Back in 1969, Red Skelton on his television show presented the Pledge of Allegiance, as he’d been taught it in the fourth grade by his teacher, a Mr. Laswell. It’s a powerful presentation, and I urge you to follow the text link above and read it for yourself or listen to Red present it.
On June 26, 2002, the Pledge of Allegiance was banned from the public schools. The 9th Circuit Court of Appeals has ruled that, since the pledge contains the phrase “under God,” it is an unconstitutional establishment of a religion. The court, shocked by popular outrage, put a stay on the order until the entire 9th Circuit Court could review it. As of March 28, 2003, the 9th Circuit Court has done so — and upheld the original judgment. Attorney General John Ashcroft condemned the decision and said the Justice Department will “spare no effort to preserve the rights of all our citizens to pledge allegiance to the American flag.” On June 15th, 2004, the Supreme Court of the United States ruled unanimously that the phrase “under God” in the Pledge of Allegiance would remain intact as a patriotic oath in public schools, despite efforts by atheist Michael Newdow to remove the phrase as a First Amendment violation. The 8-0 ruling (with Antonin Scalia having removed himself) came ironically on Flag Day, and exactly 50 years after Congress added the phrase “under God” to the Pledge of Allegiance. As a result, the Pledge of Allegiance, in its entirely, will continue to be recited by public school students as an oath to their country.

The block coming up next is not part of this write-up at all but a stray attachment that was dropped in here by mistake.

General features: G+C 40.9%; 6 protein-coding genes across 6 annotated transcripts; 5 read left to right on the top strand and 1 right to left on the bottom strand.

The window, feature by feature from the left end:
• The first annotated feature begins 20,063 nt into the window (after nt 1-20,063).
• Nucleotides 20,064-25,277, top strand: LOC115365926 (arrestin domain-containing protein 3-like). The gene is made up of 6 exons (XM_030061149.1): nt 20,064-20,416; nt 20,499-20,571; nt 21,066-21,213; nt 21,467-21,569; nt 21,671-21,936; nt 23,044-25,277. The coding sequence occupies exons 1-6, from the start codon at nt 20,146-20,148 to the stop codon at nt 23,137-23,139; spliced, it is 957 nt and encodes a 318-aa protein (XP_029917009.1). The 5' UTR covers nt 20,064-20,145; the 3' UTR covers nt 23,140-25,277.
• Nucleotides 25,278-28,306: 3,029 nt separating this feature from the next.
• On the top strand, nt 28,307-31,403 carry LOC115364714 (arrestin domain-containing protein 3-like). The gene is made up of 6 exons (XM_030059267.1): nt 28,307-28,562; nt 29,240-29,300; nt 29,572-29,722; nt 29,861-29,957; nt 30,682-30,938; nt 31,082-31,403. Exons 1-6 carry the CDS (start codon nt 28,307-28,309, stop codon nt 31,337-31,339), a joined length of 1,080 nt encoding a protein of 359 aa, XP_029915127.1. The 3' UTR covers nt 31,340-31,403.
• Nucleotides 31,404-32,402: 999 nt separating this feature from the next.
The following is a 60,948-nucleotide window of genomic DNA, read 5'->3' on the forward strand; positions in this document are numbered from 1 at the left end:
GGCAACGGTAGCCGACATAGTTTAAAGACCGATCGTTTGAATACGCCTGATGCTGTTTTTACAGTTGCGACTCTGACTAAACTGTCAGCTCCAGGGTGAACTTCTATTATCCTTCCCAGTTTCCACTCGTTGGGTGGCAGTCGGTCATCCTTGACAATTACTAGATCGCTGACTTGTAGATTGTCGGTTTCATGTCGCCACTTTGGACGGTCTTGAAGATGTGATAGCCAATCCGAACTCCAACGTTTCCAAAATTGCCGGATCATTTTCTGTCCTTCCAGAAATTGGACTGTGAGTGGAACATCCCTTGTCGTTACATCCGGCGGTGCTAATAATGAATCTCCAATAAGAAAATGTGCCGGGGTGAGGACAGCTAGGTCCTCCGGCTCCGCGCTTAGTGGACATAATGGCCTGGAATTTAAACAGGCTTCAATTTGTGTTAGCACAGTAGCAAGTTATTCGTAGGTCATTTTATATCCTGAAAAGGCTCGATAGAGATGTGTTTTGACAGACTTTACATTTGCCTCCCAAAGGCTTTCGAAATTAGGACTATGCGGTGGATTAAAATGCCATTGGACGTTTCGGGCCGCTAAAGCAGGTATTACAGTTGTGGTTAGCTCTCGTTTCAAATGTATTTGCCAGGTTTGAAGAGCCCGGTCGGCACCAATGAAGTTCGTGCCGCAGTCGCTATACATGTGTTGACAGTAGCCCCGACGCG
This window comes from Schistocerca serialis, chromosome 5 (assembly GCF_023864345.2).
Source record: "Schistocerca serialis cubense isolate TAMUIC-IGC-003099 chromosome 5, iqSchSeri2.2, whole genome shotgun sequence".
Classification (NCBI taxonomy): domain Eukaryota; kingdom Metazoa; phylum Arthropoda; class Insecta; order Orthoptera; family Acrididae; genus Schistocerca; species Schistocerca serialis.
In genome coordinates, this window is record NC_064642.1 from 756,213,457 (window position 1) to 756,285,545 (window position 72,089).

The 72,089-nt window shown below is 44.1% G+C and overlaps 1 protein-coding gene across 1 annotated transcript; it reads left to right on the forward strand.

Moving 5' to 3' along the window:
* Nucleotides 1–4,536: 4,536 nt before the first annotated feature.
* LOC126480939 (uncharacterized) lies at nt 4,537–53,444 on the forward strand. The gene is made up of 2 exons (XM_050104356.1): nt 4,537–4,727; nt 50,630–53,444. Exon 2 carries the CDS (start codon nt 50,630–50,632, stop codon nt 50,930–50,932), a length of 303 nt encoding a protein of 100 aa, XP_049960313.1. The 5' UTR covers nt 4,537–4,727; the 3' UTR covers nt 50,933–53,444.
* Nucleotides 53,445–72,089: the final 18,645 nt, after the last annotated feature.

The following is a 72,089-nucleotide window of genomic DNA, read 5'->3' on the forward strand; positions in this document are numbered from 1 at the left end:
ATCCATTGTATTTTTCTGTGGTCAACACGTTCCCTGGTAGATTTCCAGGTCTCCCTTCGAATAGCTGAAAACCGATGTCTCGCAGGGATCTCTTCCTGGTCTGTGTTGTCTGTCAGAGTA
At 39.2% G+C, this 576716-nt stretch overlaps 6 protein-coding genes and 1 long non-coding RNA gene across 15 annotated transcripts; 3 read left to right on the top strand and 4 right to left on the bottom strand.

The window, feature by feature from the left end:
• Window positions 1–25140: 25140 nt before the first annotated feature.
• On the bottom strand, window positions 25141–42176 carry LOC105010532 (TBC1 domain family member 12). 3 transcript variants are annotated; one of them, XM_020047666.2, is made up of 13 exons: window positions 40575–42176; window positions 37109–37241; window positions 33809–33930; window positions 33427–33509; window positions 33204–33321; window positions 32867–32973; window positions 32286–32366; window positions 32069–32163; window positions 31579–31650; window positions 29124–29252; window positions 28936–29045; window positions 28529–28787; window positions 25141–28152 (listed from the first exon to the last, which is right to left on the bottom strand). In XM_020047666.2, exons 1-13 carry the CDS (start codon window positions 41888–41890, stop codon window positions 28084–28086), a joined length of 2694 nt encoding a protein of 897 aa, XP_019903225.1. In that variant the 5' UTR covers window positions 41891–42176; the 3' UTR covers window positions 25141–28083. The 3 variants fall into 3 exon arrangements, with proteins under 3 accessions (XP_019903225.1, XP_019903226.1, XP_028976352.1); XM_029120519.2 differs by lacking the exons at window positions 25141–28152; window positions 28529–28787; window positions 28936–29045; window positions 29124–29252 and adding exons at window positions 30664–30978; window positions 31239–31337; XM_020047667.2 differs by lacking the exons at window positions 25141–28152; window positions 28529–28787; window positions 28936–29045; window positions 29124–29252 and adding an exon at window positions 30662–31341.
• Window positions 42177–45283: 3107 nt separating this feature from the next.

However, the court effectively ruled on a technicality — since Mr. Newdow did not have primary custody of his daughter, in whose name he sued, he had no right to bring legal suit in the first place. The Supreme Court did not rule on the constitutionality of the phrase “under God” nor on the supposedly constitution “separation of church and state.”
For those interested, here is the relevant part of the Constitution — the 1st Amendment, which the 9th Circuit Court is using to issue its’ judgment:
Congress shall make no law respecting an establishment of religion, or prohibiting the free exercise thereof; or abridging the freedom of speech, or of the press; or the right of the people peaceably to assemble, and to petition the government for a redress of grievances.”
Now, I know I’m only a clown (and grateful), but how does saying “under God” establish a religion? If it does, which religion? Is it establishing the Catholic, or Lutheran, or Presbyterian, or United Methodist religion? How about Judaism, or Islam, or Buddhism, or Confucianism?
Ironically, at the end of Red’s presentation of the pledge, he mentions that since he was a boy, two words had been added to the Pledge – “under God,” and he wondered, wouldn’t be sad if someone decided that was a prayer, and that the Pledge would be banned? It took 33 years for our national foolishness to reach that level, but we’ve finally made it. Herein lies the difference between clowns and (some) judicial appointees: the clown realizes his position, and acts foolishly (gives away his own power) to lift another person up; the 9th Circuit Court doesn’t realize its’ position, and acts foolishly to demonstrate that it’s unworthy of the power entrusted to it. Clowns do foolish things to entertain people, and sometimes to make them think. Apparently, the 9th Circuit Court does foolish things simply to prove that they don’t.